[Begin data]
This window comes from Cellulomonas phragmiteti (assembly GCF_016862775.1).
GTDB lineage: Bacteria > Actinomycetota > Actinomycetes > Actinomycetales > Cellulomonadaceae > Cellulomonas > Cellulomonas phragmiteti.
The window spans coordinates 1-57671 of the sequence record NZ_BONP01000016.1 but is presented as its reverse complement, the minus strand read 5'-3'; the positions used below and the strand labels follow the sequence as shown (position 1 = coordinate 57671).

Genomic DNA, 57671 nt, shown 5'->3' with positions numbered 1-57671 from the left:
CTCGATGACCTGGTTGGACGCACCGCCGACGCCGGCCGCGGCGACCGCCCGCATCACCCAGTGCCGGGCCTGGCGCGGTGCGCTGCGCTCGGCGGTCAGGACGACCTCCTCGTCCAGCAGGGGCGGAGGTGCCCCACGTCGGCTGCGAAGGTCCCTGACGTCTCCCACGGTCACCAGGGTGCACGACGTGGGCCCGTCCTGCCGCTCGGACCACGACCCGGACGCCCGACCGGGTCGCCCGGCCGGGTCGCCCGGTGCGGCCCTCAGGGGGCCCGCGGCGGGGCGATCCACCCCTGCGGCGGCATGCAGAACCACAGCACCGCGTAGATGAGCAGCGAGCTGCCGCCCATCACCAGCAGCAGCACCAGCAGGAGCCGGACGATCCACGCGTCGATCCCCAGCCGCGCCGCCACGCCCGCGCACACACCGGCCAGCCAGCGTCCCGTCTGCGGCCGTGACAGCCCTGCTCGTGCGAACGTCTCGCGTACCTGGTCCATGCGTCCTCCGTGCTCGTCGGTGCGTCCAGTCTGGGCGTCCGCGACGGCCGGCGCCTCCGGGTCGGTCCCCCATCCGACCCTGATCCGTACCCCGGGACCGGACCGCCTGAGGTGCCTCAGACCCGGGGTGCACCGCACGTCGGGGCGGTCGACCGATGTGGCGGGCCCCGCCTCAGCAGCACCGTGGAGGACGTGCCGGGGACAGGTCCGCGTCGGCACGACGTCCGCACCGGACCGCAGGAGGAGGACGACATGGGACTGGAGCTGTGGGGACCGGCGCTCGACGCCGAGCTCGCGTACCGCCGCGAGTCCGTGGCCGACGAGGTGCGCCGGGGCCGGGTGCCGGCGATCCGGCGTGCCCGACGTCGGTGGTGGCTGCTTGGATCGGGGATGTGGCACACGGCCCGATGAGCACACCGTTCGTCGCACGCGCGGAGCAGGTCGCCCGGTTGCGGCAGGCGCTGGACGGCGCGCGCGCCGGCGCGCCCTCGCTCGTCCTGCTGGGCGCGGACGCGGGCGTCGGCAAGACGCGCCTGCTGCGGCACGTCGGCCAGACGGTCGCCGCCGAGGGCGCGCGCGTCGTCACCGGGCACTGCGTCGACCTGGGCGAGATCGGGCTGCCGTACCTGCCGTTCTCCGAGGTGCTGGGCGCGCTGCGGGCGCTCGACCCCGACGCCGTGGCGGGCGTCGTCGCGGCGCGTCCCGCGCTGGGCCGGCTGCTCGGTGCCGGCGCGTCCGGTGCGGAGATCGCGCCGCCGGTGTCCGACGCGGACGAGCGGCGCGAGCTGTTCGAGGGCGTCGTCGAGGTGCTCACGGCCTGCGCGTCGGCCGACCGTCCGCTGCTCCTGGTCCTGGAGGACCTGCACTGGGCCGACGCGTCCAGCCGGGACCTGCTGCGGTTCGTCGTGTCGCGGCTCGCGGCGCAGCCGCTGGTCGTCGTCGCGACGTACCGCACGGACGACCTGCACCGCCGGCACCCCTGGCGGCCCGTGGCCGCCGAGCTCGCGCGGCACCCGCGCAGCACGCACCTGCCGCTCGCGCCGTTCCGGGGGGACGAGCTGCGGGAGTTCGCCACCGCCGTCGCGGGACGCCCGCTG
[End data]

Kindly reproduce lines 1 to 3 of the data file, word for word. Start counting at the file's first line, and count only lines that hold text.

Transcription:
This window comes from Cellulomonas phragmiteti (assembly GCF_016862775.1).
GTDB lineage: Bacteria > Actinomycetota > Actinomycetes > Actinomycetales > Cellulomonadaceae > Cellulomonas > Cellulomonas phragmiteti.
The window spans coordinates 1-57671 of the sequence record NZ_BONP01000016.1 but is presented as its reverse complement, the minus strand read 5'-3'; the positions used below and the strand labels follow the sequence as shown (position 1 = coordinate 57671).